Security challenges in the Indo-Pacific were the prevailing topic in hearings on Capitol Hill this week. Not surprisingly, the discussion focused on China and North Korea. However, for a new administration ostensibly dedicated to serving the American middle and working classes and correcting the policy missteps of the Trump administration, most of the remarks by both lawmakers and witnesses suggest that little has changed since the January 20th inauguration.
To his credit, in his opening statement at the House Armed Services Committee on March 10, Chairman Adam Smith (D-Wash.) pressed that the United States must avoid stumbling into a Cold War with China, and be strong enough to deter, not dominate Beijing militarily. He also asserted that the United States must be more strategic in spending its limited defense resources towards ensuring stability in Asia.
One might think that this would have led to a discussion of how to better calibrate U.S. policy in Asia in order to reduce security competition with Beijing and increase incentives on all sides to engage militarily in a more productive and reassuring manner — all while retaining necessary deterrence where needed. But unfortunately Smith’s comment was an outlier.
Instead, exchanges involving Admiral Philip S. Davidson, General Robert B. Abrams, and David Helvey, the acting Assistant Secretary of Defense for the Indo-Pacific throughout these hearings constituted an echo chamber of open-ended threat inflation and worst-case observations over China. Invariably, Beijing was presented as an aggressive power out to undermine the region and the entire “rules-based” international order, if given the opportunity. This, despite the fact that 99 percent of China’s military-related assertiveness or aggression is connected to sovereignty disputes, whether with India, the current Taiwan government, the Philippines, or Japan. To listen to many of these Washington politicians and officials, one would think that China is preparing its military to goose step across Asia seizing any territories it comes across, disputed or not.
In almost every commentary or response, military deterrence was seen as virtually the only tool in Washington’s box, while reassurance was only mentioned in the context of U.S. allies or friends, as a means of strengthening them against China. Even the top U.S. diplomat, Secretary of State Antony Blinken, spoke only of investigating “potential areas of cooperation” with China (the administration’s usual throwaway line), while stressing that China would need to produce tangible progress on U.S. concerns before contemplating any further talks beyond the slated discussion scheduled in Alaska, next week.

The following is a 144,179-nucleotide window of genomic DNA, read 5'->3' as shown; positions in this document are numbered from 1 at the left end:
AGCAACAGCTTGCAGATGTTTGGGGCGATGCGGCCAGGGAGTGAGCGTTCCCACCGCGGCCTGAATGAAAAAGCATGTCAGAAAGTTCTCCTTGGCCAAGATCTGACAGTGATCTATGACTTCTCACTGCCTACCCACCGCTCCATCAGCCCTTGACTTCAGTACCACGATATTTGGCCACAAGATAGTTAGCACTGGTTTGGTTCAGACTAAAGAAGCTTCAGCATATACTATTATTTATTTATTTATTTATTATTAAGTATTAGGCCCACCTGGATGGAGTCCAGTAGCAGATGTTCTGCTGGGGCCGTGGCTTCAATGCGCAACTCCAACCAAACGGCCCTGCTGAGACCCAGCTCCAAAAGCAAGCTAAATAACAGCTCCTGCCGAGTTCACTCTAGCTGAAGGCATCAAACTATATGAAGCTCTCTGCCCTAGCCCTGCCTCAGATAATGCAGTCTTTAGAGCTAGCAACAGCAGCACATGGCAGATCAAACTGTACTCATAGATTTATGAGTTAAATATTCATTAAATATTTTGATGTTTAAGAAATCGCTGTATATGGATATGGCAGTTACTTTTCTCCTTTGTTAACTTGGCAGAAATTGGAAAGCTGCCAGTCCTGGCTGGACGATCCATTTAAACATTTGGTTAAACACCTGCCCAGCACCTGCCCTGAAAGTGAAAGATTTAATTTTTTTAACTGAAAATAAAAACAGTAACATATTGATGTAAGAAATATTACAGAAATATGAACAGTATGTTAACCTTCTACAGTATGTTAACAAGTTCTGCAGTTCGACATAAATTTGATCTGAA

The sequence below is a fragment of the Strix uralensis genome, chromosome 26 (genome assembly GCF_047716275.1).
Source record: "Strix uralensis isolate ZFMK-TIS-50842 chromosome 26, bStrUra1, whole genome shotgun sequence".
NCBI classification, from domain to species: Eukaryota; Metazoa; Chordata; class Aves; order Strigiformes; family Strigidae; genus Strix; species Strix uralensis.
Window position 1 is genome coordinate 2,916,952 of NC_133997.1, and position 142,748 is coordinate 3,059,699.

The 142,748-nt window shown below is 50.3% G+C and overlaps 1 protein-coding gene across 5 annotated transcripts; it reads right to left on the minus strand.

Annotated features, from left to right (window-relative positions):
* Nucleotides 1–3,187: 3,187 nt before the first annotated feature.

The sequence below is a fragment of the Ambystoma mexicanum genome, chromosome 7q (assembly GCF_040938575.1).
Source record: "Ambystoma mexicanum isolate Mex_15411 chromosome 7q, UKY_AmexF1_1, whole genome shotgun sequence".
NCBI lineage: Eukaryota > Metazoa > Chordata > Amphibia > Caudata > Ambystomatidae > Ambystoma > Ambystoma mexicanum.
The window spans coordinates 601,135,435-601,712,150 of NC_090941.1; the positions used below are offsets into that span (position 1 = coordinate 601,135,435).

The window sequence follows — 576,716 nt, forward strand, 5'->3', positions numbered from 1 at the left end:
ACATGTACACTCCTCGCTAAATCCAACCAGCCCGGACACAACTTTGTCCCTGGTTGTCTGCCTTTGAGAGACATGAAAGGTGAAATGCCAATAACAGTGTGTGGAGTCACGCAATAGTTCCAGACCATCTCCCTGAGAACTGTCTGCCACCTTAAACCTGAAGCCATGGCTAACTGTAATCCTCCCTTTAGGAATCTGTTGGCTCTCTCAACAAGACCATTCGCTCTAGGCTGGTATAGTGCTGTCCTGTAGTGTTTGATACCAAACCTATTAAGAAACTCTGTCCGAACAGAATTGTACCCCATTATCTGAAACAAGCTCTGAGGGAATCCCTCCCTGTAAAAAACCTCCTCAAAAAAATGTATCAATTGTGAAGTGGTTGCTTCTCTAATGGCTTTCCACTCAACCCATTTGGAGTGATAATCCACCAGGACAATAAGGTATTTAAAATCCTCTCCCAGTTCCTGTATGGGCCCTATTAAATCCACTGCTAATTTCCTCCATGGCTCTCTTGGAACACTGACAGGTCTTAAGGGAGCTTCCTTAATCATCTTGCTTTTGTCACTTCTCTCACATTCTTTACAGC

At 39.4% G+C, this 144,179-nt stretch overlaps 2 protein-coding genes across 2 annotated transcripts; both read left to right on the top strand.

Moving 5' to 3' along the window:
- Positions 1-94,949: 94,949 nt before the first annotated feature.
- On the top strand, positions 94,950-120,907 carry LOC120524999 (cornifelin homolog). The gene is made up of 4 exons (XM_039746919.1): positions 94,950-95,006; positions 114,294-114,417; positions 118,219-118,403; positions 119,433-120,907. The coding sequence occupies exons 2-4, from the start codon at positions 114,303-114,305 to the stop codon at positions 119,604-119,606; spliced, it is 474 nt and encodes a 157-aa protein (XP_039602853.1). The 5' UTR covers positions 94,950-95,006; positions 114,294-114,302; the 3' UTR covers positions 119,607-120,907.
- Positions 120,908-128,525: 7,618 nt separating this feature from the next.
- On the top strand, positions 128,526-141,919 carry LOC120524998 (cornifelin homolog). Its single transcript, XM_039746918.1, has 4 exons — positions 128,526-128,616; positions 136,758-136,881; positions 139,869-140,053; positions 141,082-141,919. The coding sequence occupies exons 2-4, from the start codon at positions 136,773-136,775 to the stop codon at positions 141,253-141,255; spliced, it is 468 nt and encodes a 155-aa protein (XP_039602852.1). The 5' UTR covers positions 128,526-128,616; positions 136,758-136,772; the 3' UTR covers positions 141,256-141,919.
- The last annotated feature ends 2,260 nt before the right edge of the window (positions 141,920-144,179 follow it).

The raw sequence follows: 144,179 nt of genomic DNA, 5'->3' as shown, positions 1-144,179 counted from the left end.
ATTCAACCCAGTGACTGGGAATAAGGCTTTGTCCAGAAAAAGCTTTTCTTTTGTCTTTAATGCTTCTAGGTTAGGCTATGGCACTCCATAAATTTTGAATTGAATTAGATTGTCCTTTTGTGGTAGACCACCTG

So, forget sustained dialogue on efforts to reach mutual understandings. Diplomacy is apparently to consist of issuing demands and waiting for compliance, presumably with some inducement provided by the U.S. military.
Apparently no one in the proceedings across the Senate and House Armed Services Committees, as well as the House Committee on Foreign Affairs, had heard of the security dilemma. This is the notion that one country’s supposedly defensive, deterrence-oriented actions are read by the target country as aggressive and threatening, thereby prompting its own supposedly deterrence-oriented military actions, and creating a neverending vicious circle. The result, absent a serious effort to moderate the process, is steadily increasing tensions, open-ended arms racing, and increasing chances of conflict.
Without some measure of meaningful, credible assurance toward Beijing, such as with regard to Taiwan, all the great U.S. plans for deterring China will simply be read by Beijing as preparations for permanently separating Taiwan from mainland China, cutting off China’s maritime commercial lanes, or supporting militarily the contested claims of Beijing’s opponents in the East and South China Seas. Such perceived threats will not prompt Beijing to back off contritely, but rather to double down on efforts to prevent such apparent outcomes.
Moreover, such a one-sided U.S. approach will most likely also prompt greater anxiety among Washington allies and friends, as they look for a more balanced approach to Asia after the disastrous Trump policies. Indeed, American leaders seem deaf to the repeated, strong assertion by Asian leaders that they do not want to be forced to choose between Beijing and Washington.
This clearly indicates a need for both deterrence and reassurance directed at all parties. But Washington seems incapable of even contemplating meaningful assurances toward Beijing, at least until it is done painting China as an implacable enemy. Then again, how exactly does one signal credible assurances (which inevitably involve some level of trust) while telling Beijing and the world that China is rapacious and can’t be trusted?
Hopefully, at some point, U.S officials will stop the kabuki dance and get down to developing a serious strategy toward Beijing. Such a strategy must be based on a mixed set of goals that reflect a more realistic sense of the challenges and opportunities China poses, the strengths and limits confronting both Beijing and Washington, and the actual views and beliefs of U.S. allies and friends.